One ear-achingly chilly day in February 2020, forty-odd pupils from secondary schools in Oldenburg and Neu Wulmsdorf, three teachers and I descended on the German Maritime Museum (DSM) in Bremerhaven. Our mission? To explore the museum’s extensive collection of intoxicant-related historical treasures and to brainstorm ideas for an exhibition – researched and curated by students with assistance from staff at the DSM – on the history of tobacco, coffee, tea, chocolate, and sugar in port cities of the early modern period.
Since late 2019, like all of the national Intoxicating Spaces teams, the Oldenburg group had been meeting regularly with these school groups to introduce them to our research and to how historians work with visual, textual, and material sources to learn about the past. We also helped the groups develop their own historical research projects on intoxicants, which they subsequently presented to fellow school students from Stockholm, Utrecht, and Sheffield at an international virtual schools conference in early 2021. Now we were going to delve into the world of material culture at the DSM.
Back in Bremerhaven, with winter coats off and protective gloves on, the school pupils got to work examining a selection of ‘intoxicating’ artefacts from around three-and-a-half centuries of maritime history: snuff and tobacco boxes used by seafarers to store tobacco, some made of metals and elaborately engraved, others plain and of wood; an opium pipe; condiment jars and jugs; coffee pots and the like. Together with their teachers, the school groups discussed how to integrate these objects and their own historical research projects into a museum exhibition that would focus on the role of intoxicants in ports and port cities in the past and the present. The idea was to present the students’ findings in the form of a ‘port gazette’, the traditional medium for communicating important information between ship crews, port workers, and authorities within ports across the globe. Our port gazette exhibition was to be both digital and on-site, consisting of an exhibition ‘wall’ with artefact exhibits at the DSM.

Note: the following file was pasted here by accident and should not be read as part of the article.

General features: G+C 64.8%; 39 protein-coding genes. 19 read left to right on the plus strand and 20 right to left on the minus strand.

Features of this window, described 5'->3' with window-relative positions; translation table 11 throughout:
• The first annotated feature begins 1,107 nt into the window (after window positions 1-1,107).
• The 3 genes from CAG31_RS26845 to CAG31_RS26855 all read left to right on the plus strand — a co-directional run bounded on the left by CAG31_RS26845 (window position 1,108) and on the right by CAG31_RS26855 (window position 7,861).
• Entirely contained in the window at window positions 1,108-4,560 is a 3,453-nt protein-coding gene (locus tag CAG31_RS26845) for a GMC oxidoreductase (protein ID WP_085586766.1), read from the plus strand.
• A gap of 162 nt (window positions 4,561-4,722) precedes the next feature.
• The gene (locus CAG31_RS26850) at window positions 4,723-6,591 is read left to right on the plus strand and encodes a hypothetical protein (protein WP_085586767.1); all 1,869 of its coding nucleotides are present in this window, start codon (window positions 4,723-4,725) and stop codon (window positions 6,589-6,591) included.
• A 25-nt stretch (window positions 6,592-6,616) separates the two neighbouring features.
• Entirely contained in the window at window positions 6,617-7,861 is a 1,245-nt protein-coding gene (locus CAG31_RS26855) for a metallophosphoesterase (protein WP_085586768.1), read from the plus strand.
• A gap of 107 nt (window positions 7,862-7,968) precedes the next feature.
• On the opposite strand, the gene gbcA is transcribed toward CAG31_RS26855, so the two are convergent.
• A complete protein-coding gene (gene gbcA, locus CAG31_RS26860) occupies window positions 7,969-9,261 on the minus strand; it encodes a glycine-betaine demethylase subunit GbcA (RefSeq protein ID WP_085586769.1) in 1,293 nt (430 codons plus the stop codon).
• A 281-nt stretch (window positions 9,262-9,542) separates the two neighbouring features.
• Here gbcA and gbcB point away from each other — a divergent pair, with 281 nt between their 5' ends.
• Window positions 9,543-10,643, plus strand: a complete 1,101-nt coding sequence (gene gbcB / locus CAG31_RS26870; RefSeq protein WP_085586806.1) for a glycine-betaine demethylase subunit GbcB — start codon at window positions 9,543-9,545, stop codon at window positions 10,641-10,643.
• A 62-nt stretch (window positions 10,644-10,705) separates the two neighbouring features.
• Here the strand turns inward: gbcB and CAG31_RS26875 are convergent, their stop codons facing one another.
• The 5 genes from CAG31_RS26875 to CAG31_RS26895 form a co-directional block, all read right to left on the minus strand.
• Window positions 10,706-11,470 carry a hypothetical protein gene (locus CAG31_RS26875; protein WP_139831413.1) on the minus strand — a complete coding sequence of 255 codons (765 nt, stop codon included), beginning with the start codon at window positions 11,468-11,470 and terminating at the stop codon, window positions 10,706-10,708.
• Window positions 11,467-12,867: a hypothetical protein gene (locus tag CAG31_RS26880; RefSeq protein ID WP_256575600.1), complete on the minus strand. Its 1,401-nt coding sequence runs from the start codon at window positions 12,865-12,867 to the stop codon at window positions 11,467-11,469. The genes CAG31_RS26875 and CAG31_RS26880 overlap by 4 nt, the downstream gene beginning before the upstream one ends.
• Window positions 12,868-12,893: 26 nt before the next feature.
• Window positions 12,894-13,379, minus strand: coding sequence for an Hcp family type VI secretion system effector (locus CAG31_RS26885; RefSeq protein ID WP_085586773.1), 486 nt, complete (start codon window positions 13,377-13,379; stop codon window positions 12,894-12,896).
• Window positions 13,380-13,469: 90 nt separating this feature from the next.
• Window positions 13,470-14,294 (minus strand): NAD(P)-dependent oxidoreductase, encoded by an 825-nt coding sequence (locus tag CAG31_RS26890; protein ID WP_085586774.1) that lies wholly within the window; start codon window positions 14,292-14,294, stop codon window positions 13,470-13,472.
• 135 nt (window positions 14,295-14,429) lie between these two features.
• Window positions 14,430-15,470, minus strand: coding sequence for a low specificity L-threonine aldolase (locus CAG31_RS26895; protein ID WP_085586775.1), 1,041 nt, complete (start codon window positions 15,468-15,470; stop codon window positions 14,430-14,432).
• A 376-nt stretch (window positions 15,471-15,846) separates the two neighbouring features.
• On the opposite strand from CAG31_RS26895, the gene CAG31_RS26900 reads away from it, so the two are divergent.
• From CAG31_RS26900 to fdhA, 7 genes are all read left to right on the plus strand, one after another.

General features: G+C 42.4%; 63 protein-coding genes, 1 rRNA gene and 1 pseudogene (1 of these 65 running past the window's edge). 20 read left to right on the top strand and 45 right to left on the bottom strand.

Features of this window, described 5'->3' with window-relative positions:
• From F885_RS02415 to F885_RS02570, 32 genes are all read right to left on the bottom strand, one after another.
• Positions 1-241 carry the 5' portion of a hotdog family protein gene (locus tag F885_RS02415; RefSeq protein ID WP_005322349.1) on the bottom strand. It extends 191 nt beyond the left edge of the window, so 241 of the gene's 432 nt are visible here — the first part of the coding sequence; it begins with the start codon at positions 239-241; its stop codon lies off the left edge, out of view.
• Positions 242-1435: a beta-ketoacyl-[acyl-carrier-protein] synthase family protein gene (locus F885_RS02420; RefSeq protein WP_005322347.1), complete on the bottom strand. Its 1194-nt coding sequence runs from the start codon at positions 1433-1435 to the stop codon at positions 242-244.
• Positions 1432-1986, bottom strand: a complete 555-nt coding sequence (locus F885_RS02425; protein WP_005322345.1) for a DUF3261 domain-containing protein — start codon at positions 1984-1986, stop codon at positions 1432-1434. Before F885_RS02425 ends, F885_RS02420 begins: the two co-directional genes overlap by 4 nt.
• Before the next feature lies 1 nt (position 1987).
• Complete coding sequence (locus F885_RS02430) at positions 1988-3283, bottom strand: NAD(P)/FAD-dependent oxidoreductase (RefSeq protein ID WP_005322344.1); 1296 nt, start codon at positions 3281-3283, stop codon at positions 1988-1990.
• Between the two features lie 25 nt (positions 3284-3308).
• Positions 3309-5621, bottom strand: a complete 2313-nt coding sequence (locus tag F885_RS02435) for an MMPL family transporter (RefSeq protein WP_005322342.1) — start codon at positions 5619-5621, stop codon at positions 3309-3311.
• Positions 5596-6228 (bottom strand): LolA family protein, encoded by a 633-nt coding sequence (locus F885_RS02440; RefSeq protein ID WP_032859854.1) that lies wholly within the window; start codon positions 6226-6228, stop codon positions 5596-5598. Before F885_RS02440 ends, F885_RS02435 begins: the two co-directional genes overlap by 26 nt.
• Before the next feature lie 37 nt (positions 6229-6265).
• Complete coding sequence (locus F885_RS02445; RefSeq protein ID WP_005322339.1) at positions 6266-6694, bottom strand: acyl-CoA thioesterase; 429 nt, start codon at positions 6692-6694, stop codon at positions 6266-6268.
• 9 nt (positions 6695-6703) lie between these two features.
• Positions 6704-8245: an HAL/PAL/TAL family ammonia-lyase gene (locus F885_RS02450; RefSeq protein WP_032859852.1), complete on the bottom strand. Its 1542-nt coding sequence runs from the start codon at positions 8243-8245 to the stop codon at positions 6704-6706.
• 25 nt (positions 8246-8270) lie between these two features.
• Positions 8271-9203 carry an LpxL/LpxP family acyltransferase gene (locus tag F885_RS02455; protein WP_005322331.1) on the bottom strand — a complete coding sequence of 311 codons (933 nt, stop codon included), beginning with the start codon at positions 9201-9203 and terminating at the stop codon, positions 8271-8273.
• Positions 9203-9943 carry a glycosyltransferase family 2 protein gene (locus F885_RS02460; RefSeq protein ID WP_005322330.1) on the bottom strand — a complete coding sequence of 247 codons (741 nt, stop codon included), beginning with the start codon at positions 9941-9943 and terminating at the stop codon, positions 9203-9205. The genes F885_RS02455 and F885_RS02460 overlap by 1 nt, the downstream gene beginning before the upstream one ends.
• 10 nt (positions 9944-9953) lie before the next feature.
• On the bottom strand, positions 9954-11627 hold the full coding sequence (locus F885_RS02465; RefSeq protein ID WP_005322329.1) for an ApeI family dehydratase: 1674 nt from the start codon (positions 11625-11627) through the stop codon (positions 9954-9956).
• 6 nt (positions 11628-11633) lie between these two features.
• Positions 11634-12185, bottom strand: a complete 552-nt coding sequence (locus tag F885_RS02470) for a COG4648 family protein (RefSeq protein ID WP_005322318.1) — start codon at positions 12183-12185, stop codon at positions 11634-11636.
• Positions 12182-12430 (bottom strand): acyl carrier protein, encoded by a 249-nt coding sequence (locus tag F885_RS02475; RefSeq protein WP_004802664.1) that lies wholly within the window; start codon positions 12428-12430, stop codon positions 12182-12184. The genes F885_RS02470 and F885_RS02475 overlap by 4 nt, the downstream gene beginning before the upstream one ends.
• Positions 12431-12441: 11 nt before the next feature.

After a thoroughly enjoyable tour of the DSM’s Kogge Halle, so-called after the main exhibit – the impressive remains of a late medieval Hanse freight ship (‘Kogge’) retrieved from 640 years of slick and sediment in the nearby Weser River – we all returned to our respective schools (and university) full of ideas for the upcoming exhibition and looking forward to a series of workshops in which students were to develop and craft their research into an exhibit with the guidance and assistance from the DSM team.
Only weeks later, Germany went into lockdown as the COVID-19 pandemic took hold: pupils were sent home as schools went into emergency (and completely improvised) online teaching, and the museums and universities sent their staff to work from home and shut their doors. It became quickly apparent that there would be no opportunity for physical meetings for months to come, yet we remained optimistic that we could, with a little extemporisation and modification, still deliver both a digital and analogue show. As the school project groups were extracurricular and made up of students from different classes and year levels, this was no mean organisational feat. But thanks to the enthusiasm and hard work of our school groups and their teachers as well as staff at the DSM, we were able to overcome the many logistical and digital obstacles that the COVID-19 pandemic threw our way.